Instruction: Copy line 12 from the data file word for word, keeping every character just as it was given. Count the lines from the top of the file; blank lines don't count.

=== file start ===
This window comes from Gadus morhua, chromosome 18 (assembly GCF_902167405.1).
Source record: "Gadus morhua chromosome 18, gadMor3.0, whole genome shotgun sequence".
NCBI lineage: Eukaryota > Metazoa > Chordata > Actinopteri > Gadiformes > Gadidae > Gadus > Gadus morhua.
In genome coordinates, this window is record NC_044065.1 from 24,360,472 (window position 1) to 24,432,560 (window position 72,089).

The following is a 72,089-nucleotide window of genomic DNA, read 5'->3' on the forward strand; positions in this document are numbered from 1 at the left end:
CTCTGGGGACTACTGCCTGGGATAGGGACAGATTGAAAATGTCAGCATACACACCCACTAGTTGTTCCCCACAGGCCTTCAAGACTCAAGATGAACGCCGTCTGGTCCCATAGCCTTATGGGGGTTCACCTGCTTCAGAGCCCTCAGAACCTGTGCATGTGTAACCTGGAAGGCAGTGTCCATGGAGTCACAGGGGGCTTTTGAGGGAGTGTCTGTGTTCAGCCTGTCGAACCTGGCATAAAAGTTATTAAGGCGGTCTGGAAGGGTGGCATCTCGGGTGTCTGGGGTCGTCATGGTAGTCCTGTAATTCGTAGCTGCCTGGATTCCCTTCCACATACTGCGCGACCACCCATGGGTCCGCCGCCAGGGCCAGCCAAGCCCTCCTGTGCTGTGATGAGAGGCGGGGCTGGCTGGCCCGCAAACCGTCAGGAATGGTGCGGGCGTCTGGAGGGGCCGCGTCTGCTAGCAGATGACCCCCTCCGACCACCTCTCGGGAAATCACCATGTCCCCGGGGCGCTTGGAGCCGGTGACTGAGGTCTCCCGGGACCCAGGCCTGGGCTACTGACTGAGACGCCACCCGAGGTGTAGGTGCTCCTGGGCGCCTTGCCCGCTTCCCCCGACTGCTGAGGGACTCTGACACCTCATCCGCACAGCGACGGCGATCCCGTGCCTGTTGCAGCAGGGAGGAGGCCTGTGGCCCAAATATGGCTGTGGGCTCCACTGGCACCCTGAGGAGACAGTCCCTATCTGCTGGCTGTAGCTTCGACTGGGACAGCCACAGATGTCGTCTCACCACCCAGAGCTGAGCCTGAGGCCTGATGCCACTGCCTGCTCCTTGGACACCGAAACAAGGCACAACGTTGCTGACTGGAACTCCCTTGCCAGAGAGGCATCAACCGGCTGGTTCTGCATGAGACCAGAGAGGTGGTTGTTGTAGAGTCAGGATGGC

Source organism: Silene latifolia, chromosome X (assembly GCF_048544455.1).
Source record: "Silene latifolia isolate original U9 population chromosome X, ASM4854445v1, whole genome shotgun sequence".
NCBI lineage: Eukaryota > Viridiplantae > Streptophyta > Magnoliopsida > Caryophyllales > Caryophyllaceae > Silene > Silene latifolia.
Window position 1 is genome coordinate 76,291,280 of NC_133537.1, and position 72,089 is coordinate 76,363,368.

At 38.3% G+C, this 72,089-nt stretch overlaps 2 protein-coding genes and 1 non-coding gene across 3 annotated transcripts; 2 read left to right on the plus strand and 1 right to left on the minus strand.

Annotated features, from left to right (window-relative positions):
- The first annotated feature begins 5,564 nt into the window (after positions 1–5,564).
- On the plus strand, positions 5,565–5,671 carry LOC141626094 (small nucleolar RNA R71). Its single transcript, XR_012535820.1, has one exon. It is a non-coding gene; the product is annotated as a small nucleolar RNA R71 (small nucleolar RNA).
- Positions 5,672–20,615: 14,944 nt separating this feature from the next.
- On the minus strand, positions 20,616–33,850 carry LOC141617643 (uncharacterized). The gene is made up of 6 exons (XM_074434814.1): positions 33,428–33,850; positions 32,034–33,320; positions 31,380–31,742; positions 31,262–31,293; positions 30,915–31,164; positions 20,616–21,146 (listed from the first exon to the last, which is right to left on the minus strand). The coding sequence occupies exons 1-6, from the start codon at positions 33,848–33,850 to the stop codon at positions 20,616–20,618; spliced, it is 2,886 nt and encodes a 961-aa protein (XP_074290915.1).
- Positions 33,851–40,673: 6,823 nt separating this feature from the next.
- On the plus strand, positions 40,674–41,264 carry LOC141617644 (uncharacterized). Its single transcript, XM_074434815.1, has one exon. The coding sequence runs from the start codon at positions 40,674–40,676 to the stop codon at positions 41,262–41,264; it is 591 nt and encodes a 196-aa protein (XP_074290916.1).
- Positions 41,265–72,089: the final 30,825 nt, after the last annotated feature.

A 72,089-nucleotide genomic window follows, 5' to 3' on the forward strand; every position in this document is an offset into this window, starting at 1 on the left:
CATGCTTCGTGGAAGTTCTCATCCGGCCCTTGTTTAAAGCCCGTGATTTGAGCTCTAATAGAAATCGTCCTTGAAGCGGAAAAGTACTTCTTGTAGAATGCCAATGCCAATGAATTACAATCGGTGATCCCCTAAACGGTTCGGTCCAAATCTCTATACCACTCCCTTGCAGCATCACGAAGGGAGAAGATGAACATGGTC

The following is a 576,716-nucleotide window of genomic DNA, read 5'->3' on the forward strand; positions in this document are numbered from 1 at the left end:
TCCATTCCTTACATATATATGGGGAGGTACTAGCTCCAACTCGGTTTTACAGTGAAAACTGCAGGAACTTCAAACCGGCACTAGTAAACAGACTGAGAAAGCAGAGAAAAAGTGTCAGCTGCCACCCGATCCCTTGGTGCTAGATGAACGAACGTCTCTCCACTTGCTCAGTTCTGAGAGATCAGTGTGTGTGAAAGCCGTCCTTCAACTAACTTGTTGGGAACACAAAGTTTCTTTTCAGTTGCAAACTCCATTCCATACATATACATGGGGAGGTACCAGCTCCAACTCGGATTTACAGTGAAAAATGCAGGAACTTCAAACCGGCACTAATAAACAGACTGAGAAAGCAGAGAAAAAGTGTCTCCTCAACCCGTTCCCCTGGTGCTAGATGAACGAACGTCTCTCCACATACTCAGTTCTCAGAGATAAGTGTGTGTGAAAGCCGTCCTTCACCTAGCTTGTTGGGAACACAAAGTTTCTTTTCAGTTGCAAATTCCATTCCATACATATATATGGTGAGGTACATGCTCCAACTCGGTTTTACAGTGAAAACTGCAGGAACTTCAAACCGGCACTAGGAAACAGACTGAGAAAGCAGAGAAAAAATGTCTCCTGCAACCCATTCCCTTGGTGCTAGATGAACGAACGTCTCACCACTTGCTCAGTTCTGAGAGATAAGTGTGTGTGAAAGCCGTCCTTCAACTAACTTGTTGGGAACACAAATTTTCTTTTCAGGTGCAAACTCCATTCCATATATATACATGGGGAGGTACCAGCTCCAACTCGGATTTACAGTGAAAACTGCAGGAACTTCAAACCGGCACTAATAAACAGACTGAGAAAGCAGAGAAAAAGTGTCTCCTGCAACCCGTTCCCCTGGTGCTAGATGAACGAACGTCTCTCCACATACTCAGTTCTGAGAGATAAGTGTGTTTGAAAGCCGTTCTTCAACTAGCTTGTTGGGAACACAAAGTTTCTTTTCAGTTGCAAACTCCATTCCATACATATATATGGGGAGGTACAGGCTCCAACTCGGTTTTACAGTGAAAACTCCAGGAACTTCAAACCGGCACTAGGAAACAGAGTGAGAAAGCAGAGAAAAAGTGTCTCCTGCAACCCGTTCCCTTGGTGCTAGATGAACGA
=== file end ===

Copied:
Annotated features, from left to right (window-relative positions):